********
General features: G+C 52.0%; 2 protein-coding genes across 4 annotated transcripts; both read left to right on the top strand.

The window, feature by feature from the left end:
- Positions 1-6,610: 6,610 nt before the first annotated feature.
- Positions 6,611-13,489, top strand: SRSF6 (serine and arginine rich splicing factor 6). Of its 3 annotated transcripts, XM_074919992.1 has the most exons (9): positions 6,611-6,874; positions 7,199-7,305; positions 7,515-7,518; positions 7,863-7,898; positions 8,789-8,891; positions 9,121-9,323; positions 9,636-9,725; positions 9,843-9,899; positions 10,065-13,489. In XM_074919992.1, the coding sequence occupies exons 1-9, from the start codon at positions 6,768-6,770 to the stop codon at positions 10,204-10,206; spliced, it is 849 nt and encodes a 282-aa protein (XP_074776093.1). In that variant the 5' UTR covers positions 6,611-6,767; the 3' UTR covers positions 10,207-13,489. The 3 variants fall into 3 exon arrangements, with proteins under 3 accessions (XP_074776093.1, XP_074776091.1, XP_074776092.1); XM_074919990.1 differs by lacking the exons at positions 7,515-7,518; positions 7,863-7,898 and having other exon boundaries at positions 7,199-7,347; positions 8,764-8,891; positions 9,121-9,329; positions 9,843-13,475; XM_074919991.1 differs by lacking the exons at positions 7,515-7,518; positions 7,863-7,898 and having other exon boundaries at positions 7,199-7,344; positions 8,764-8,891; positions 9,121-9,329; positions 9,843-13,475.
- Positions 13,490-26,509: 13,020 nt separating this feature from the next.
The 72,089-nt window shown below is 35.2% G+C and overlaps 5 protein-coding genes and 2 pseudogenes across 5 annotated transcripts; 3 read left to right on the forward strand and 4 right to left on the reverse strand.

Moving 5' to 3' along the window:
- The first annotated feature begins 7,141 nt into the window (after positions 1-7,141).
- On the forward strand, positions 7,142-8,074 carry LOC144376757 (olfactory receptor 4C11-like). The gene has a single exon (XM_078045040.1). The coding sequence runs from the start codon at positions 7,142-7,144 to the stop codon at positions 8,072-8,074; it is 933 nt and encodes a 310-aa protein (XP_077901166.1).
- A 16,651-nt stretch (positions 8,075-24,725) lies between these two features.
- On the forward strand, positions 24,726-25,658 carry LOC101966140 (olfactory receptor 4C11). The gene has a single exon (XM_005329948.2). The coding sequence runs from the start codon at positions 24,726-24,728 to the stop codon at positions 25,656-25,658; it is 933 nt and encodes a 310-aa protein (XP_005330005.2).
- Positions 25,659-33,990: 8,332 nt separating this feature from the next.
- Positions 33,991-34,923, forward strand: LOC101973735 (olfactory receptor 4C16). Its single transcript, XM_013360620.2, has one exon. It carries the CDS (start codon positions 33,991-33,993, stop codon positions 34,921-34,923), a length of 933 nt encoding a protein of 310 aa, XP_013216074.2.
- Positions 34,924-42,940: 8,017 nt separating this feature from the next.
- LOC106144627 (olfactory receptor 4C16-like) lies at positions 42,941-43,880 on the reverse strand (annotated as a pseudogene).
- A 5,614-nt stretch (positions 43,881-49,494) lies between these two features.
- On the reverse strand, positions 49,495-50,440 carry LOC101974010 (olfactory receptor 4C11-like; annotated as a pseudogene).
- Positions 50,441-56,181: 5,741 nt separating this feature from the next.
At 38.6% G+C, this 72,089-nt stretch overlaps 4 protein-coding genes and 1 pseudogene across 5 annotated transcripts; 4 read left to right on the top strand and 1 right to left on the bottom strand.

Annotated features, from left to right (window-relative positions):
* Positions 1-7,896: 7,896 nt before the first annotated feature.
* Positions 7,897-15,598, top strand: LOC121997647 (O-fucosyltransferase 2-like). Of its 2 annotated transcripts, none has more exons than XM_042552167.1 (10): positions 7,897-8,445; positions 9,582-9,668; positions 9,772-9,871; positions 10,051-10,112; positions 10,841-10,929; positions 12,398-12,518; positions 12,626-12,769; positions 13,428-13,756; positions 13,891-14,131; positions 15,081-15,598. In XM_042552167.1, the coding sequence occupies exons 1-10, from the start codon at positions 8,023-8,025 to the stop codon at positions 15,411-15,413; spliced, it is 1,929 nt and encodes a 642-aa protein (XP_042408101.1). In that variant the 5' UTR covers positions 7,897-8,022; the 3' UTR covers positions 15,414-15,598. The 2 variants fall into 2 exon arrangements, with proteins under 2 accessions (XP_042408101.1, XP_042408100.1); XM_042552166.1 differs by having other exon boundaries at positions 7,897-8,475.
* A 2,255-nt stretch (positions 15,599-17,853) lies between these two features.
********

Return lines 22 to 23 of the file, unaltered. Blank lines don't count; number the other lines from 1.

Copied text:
* Positions 7,897-15,598, top strand: LOC121997647 (O-fucosyltransferase 2-like). Of its 2 annotated transcripts, none has more exons than XM_042552167.1 (10): positions 7,897-8,445; positions 9,582-9,668; positions 9,772-9,871; positions 10,051-10,112; positions 10,841-10,929; positions 12,398-12,518; positions 12,626-12,769; positions 13,428-13,756; positions 13,891-14,131; positions 15,081-15,598. In XM_042552167.1, the coding sequence occupies exons 1-10, from the start codon at positions 8,023-8,025 to the stop codon at positions 15,411-15,413; spliced, it is 1,929 nt and encodes a 642-aa protein (XP_042408101.1). In that variant the 5' UTR covers positions 7,897-8,022; the 3' UTR covers positions 15,414-15,598. The 2 variants fall into 2 exon arrangements, with proteins under 2 accessions (XP_042408101.1, XP_042408100.1); XM_042552166.1 differs by having other exon boundaries at positions 7,897-8,475.
* A 2,255-nt stretch (positions 15,599-17,853) lies between these two features.